The issue of retaliation raises somewhat separate issues from the issue of discrimination itself. It is potentially different, but there is a risk that allowing inquiry into retaliation claims would invariably involve inquiry into the underlying discrimination issues. This issue requires further development and consideration.

      Prohibiting Congressional or state application of employment discrimination statutes or rules is not the same as issues of the consequences of child abuse. In abuse situations, there is a societal interest in protecting the victims; in employment discrimination, it is the ministerial employees themselves who assert claims on their own behalf. By becoming ministers or agreeing voluntarily to perform ministerial functions for an organized religion, they are accepting the tenets, teachings and internal procedures of the particular religion and its institutions. The interests involved in employment discrimination and abuse are thus easily distinguishable.

  • Kali Borkoski – 0 Promoted Comments

    How can a court distinguish between the kinds of employees that should be covered by the exception?

    • Leslie Griffin – 1 Promoted Comment

      The specter of the Roman Catholic Church being forced to ordain women priests has repeatedly haunted discussions of the ministerial exception. The ministerial exception is a court-created doctrine that requires the dismissal of lawsuits by ministerial employees against religious organizations. Catholic women priests are wrongly used as a justification for the exception. I was disappointed that the women priests issue became part of the oral argument in Hosanna-Tabor, as I believe it distracts attention from the more important issues at stake in the exception.

      I count only one court case of a Catholic woman who (unsuccessfully) sued to become a priest, but at least ten cases of Catholic women who knew with absolute certainty they were not priests. Yet those women were suddenly ordained ministers when they went to court to enforce their employment contracts against Catholic employers. Their cases were dismissed. In such cases the ministerial exception protects discrimination instead of religious freedom.

      The all-male Catholic priesthood can be protected easily by First Amendment freedom of association and/or a bona fide occupational qualification [BFOQ] in employment law. The Catholic Church teaches that women cannot represent the male person of Jesus Christ. That teaching seems easily to qualify for the expressive association protected by the First Amendment. It also offers a really strong argument for a BFOQ where gender is allowed to be a requirement for the job.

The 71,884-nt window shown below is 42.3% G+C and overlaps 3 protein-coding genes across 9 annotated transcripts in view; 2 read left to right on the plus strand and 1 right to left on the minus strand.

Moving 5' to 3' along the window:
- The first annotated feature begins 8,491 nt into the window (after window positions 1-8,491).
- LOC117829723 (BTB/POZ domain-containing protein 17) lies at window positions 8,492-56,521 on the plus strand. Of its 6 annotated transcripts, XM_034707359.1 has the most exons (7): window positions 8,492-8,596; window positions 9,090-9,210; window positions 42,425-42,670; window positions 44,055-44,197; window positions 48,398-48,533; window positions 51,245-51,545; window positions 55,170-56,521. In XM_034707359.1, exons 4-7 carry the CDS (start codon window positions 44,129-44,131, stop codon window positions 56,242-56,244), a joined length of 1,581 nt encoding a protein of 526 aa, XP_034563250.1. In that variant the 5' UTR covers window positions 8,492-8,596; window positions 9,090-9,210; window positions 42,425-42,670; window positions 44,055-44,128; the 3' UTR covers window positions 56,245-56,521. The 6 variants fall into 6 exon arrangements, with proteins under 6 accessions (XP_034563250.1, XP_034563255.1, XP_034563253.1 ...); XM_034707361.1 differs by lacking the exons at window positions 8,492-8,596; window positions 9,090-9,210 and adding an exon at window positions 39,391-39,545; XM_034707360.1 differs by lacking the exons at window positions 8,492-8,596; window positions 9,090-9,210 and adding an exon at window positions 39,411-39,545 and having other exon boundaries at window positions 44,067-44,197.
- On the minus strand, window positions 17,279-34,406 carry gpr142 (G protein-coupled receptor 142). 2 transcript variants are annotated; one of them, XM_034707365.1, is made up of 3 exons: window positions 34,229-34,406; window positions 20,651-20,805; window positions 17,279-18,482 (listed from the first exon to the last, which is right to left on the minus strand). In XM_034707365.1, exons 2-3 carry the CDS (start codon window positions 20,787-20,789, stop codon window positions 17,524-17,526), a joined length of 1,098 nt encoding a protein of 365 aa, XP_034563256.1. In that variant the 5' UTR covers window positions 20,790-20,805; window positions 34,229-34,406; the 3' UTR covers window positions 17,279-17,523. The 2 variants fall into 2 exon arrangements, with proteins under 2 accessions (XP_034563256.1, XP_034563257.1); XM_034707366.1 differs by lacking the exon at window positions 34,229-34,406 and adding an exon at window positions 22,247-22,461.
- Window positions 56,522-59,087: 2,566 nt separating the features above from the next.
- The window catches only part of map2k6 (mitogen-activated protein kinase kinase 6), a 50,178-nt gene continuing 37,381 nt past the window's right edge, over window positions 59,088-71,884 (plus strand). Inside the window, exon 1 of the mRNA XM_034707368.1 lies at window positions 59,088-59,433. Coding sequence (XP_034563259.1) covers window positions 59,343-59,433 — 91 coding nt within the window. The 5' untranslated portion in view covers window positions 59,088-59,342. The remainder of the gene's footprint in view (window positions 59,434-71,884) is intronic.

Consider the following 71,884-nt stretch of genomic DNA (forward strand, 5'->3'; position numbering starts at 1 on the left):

Creating the broad ministerial exception to deal with the issue of an all-male priesthood is like swatting a fly with a sledgehammer.

      Speaking of women priests….let’s not forget women whose denominations allow them to become priests or ministers or rabbis. The ministerial exception assumes that clergy should fall completely outside the protection of the employment laws. Why? Why should women clergy be barred from bringing pregnancy discrimination suits? Or male and female clergy be prohibited from suing for disabilities discrimination? In worrying about threats to an all-male priesthood the ministerial exception neglects to protect clergy who suffer unlawful treatment in the name of the First Amendment.

      • Eric Dawson – 0 Promoted Comments

        Leslie – you asked why? Because we presume that “ministers” are so committed to the pursuit and support of their faith that they voluntarily submit to the rules of their faith as a condition of their service. And it is exceedingly difficult, as the oral arguments have shown in this and similar cases, for the state to wade into “rules of the faith”.

        Now certainly there are actions which we won’t permit any faith to attempt (child abuse, etc.) no matter what their doctrines may teach, but the choice of who to sanction as a minister seems to fall squarely within the purview of the church in question. I find no meaningful distinction between permitting discrimination lawsuits and simply telling a church who it may and may not ordain as a minister, which necessarily involves discrimination (for example, I’m assuming that as a white male, I may be discriminated against if I pursue employment as a Navajo minister…and rightfully so).

        Ministry is an exceptional pursuit for those who feel deeply compelled to serve their religion. I am speaking generally, of course, but Ministers who believe that they have been treated unfairly should feel free to leave their church. However, an understanding that the state cannot and will not interfere with their employment seems to be a clear prerequisite to the pursuit of a ministerial position.